Article thumbnail

Does Presenting Patients’ BMI Increase Documentation of Obesity?

By Norm Clothier MD, Kim Marvel PhD and Courtney S. Cruickshank MS


Purpose: Despite the associated health consequences, obesity is infrequently documented as a problem in medical charts. The purpose of this study is to determine whether a simple intervention (routine listing of the BMI on the medical chart) will increase physician documentation of obesity in the medical record. Methods: Participants were resident physicians in a family medicine residency program. Participants were randomly assigned to either an experimental group or a control group. For experimental group physicians, the Body Mass Index was listed alongside other vital signs of patients seen in an ambulatory setting. Physician documentation of patient obesity was assessed by chart review after patient visits. Documentation was defined as inclusion of obesity on the problem list or in the progress note. Results: The intervention did not significantly increase the rate of documentation of obesity in the medical chart. Several reasons for the lack of change are explored, including the difficulty of treating obesity successfully

Topics: MEO Peer Reviewed
Year: 2002
DOI identifier: 10.3402/meo.v7i.4535
OAI identifier:

To submit an update or takedown request for this paper, please submit an Update/Correction/Removal Request.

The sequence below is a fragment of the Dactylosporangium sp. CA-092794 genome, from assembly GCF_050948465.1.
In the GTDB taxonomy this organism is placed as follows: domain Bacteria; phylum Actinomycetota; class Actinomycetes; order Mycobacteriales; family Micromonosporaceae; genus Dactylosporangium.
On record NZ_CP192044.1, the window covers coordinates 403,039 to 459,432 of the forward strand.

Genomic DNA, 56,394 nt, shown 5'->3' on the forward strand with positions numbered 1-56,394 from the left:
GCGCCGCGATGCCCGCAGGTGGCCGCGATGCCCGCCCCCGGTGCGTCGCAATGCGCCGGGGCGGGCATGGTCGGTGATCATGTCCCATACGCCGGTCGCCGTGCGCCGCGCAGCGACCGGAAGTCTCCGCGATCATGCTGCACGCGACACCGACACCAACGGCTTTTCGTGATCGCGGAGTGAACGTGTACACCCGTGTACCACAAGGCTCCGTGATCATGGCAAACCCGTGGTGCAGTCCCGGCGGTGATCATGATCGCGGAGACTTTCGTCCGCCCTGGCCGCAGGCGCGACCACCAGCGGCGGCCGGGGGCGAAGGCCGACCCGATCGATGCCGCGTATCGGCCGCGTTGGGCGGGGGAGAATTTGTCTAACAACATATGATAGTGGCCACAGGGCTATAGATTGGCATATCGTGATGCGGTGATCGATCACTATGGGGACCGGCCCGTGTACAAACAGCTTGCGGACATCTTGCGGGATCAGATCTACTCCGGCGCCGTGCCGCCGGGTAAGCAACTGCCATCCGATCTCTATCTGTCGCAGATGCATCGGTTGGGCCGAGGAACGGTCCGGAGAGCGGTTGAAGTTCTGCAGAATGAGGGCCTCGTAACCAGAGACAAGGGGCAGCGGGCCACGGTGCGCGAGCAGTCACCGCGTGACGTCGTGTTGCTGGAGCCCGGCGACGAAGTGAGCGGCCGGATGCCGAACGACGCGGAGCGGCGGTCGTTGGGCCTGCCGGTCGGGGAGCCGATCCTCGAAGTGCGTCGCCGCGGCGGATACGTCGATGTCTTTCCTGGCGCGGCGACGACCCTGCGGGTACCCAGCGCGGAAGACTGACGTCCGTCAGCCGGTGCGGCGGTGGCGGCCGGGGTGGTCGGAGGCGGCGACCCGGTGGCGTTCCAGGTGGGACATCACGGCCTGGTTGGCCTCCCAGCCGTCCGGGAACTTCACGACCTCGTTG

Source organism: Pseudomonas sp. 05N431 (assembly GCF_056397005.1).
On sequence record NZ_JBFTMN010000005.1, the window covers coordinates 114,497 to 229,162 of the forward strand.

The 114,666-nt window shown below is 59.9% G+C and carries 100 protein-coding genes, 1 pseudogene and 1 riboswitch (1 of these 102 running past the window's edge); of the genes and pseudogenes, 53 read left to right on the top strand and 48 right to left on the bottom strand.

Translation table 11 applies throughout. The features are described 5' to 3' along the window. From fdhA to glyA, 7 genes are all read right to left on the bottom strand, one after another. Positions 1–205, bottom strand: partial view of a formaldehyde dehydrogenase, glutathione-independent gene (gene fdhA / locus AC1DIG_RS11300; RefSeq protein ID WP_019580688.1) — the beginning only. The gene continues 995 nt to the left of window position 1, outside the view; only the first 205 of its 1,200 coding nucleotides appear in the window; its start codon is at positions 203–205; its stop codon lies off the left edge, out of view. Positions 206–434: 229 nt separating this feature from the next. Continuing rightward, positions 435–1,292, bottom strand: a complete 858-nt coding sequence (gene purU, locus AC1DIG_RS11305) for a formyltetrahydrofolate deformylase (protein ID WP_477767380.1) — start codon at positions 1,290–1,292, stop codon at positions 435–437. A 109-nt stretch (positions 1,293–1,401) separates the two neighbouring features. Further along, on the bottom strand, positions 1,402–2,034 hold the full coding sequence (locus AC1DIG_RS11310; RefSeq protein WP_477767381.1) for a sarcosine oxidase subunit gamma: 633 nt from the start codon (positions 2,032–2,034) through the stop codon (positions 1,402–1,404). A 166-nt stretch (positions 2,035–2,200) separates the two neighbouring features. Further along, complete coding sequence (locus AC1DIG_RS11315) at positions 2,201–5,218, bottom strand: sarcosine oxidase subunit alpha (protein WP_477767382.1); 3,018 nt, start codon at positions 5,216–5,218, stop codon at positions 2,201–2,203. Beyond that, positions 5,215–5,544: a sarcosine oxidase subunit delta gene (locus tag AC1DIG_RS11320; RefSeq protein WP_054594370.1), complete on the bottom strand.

Suggested articles


  1. (1998). Clinical Guidelines on the Identification, Evaluation, and Treatment of Overweight and Obesity in Adults Washington: Government Printing Office,
  2. (2001). Department of Health and Human Services. The Surgeon General’s call to action to prevent and decrease overweight and obesity. [Rockville, MD]: U.S. Department of Health and Human Services, Public Health Service, Office of the Surgeon General;
  3. Does presenting patients’ BMI Med Educ Online [serial online] 2002;7:6. Available from URL increase documentation of obesity? Who reports receiving advice to lose weight?
  4. (1963). Experimental and quasi-experimental designs for research. Rand -Mcnally Publishing CO,
  5. (1995). Including Smoking Status as a New Vital Sign: It Works! The Journal of Family Practice.
  6. Obesity Management in Primary Care.
  7. (2001). Physician Involvement in the Management of Obesity as a Primary Medical Condition. Obesity Research,
  8. (1999). Weight loss counseling by health care providers.